A Scottish yarn


Ruins in Edinburgh, Scotland, as seen on Friday, June 5, 2015.

Let me tell you all a secret.

I used to be a Scottish dancer.

 Surprising, I know, considering I have been known to trip while standing still.

 I was never outstanding, but I did it for years. I performed at Highland Games and other Scottish fairs, and it was a wonderful hobby. It also gave me an intense love for bagpipes. 

 That’s mostly why I came to Scotland, after a brief stop in Berlin since last I wrote, and I quickly fell in love.

 The weather is not exactly summery – a saying I’ve heard in Edinburgh goes ‘the weather in Edinburgh is designed to kill the weak.’ Since I arrived in the country last week, it has yet to hit 60 degrees. I can see my breath in the morning.

 That’s just fine by me. The history and culture more than make up for it.

 Here’s their thing about Scottish dancing that differentiates it from other types of dance – it’s very traditional. You don’t make your own dances. Every dance has a story, usually from Scottish history.

 The Sword Dance, for example, is a dance performed over a crossed sword and sheath, historically by warriors going to battle. It involves a lot of precise footwork in the small squares created by the cross.

 It’s hard not to kick the sword or sheath. If you kick the sword, tradition says you will fall in the upcoming battle. If you successfully complete the dance without kicking the sword, you will be victorious.

 You’ve probably seen Braveheart. According to the locals, its mostly hideously inaccurate. The Sword Dance is the real stuff of legend, what heroes would have done.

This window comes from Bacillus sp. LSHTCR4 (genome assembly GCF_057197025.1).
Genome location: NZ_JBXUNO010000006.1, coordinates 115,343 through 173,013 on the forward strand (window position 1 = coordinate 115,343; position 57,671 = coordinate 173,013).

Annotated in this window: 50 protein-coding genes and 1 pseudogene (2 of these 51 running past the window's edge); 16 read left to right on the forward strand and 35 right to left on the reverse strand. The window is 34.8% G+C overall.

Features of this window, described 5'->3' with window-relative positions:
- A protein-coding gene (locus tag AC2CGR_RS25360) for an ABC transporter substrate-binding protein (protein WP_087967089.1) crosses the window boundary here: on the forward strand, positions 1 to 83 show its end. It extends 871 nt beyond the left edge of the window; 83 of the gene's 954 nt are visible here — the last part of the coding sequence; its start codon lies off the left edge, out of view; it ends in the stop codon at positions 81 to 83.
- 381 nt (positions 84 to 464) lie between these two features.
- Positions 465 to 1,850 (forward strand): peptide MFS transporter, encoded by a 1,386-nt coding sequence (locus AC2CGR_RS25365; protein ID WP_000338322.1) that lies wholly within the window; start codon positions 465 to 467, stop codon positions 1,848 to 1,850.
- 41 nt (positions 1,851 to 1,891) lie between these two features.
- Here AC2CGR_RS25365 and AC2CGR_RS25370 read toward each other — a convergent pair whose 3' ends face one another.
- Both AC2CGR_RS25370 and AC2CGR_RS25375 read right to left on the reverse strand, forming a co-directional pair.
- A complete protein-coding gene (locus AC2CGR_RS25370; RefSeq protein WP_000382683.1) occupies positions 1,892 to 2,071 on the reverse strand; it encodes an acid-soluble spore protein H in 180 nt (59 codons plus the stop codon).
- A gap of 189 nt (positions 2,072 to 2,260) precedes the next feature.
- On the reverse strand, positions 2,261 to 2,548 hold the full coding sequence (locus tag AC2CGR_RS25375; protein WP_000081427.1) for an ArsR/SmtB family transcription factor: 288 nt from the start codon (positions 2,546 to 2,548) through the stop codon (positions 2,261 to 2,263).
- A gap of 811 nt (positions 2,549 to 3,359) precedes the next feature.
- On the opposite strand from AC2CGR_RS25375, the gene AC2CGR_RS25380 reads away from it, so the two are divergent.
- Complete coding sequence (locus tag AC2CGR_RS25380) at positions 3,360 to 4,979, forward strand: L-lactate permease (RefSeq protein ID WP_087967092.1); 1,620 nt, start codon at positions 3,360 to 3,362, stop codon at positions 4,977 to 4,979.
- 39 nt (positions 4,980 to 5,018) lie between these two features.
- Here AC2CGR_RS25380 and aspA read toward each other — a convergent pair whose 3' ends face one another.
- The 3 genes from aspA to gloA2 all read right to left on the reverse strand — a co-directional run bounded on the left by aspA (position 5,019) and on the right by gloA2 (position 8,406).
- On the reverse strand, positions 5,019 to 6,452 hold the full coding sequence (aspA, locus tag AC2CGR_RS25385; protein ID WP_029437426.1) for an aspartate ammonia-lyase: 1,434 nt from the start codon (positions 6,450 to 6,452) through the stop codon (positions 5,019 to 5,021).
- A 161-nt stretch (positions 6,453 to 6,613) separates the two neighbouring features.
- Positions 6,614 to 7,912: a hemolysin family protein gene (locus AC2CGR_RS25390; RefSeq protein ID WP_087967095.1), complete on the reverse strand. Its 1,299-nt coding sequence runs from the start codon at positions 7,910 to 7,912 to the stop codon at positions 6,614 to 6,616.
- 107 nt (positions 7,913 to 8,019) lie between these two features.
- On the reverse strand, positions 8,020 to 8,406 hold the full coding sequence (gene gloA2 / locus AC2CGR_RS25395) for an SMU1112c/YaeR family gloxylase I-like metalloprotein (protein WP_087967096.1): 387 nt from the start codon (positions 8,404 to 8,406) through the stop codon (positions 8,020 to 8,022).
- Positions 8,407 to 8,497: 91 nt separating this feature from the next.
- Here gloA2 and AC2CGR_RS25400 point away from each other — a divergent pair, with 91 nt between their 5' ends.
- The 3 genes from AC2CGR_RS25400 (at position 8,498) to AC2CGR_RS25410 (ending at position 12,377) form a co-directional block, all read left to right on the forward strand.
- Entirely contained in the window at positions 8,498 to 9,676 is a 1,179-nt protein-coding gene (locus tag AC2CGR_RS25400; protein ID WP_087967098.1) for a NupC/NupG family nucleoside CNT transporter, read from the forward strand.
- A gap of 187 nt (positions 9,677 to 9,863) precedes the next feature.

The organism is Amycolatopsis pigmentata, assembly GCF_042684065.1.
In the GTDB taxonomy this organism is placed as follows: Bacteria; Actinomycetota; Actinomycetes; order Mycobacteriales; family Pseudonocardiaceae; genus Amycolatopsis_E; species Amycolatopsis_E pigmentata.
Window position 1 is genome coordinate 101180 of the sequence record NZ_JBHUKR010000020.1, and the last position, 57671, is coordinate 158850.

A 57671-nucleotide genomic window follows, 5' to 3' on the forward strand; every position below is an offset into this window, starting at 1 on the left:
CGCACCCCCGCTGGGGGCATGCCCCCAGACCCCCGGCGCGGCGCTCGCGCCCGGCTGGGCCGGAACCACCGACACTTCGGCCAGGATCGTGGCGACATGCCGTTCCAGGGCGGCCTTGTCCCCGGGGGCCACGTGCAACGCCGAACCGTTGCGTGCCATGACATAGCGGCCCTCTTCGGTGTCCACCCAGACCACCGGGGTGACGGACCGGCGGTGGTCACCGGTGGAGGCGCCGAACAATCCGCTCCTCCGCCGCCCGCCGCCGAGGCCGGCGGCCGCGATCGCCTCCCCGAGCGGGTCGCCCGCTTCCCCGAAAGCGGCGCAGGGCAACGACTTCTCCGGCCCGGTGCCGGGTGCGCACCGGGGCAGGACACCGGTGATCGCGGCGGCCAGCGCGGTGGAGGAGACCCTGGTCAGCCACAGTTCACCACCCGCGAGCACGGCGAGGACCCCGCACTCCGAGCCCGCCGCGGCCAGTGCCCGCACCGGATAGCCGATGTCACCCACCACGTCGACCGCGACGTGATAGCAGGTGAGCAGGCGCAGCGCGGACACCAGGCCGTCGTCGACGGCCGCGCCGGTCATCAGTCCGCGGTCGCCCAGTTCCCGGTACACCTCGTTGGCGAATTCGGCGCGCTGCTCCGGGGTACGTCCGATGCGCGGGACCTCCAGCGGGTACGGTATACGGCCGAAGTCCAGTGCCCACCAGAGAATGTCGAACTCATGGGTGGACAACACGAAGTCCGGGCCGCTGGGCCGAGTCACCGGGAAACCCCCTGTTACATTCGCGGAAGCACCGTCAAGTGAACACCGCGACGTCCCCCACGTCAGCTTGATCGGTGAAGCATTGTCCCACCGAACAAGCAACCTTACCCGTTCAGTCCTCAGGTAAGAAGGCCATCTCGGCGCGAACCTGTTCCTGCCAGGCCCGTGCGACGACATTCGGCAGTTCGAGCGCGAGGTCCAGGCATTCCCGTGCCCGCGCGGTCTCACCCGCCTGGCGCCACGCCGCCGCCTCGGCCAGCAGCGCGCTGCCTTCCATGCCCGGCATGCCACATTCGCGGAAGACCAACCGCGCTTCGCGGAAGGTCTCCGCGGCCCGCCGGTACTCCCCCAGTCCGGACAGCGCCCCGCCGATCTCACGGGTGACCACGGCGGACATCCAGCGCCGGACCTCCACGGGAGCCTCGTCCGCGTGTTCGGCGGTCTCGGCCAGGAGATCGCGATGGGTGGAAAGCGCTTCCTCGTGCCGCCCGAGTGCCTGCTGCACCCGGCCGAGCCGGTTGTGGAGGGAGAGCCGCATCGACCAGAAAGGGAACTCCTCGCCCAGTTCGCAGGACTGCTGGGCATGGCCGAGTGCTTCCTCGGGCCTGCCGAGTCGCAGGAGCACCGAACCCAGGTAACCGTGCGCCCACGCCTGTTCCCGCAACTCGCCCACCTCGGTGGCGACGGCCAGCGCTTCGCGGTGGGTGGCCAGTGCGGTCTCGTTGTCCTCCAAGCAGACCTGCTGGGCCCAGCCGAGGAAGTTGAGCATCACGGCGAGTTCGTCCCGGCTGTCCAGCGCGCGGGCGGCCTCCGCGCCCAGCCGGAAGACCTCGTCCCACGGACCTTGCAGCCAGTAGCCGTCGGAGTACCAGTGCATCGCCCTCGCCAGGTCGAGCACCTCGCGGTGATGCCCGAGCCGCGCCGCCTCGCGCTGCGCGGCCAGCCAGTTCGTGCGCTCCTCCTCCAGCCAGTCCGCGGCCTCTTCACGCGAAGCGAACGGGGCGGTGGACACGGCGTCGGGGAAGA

Bagpipes, too, have a place in war culture. One story claims bagpipes were originally considered a weapon, not a musical instrument, because of their loud sounds and somewhat screechy nature.

 Whether that’s true or not there’s no denying their use in battle – not just to provide the music for the sword dance, either. Hearing bagpipes up close and personal, it’s easy to imagine running to war.

 Of course, when you imagine a bagpiper he’s probably wearing a kilt. The kilt is a really impressive clothing item unique you the area. I had to get one for Scottish dance performances and they use up to 10 yards of tartan and usually cost upwards of $300.

 Even in the World Wars, Scottish soldiers wore kilts. They were nicknamed ‘ladies from hell.’

Kilts are very culturally steeped as well. In fact there’s a whole dance telling the story of the English forbidding the Scots from wearing their kilts, and the Scots eventually winning back that right. The dance is called the Seann Triubhas, pronounced “Shawn truce.”


 It has three steps involving lots of different leg-shaking movements, symbolizing shaking off the trousers, and a fourth very traditional step symbolizing having a kilt again.

 But there are actually other costumes besides kilts for Scottish dancing, at least for women. A flowy pleated skirt called a national skirt is also worn for some dances, like the Lilt or the Flora MacDonald’s Fancy.

 The Flora is one story I actually didn’t learn until I came to Scotland, even though it was one of my favorite dances to perform. Flora MacDonald was a female heroine who spirited Charles, the son of erstwhile King James, out of Scotland after an unsuccessful attempt to retake the English throne.

 It’s really interesting and culturally relevant to learn this type of thing. Having done Scottish dancing was definitely a boon to me here.

 And here’s the kicker – I’m not Scottish. At all. But you don’t need blood to connect yourself to another culture.

 If you’ve got a cultural interest in something, pursue it no natter how random it seems. You never know what you’ll end up getting out of it.

 And never try to take the kits away from the Scots.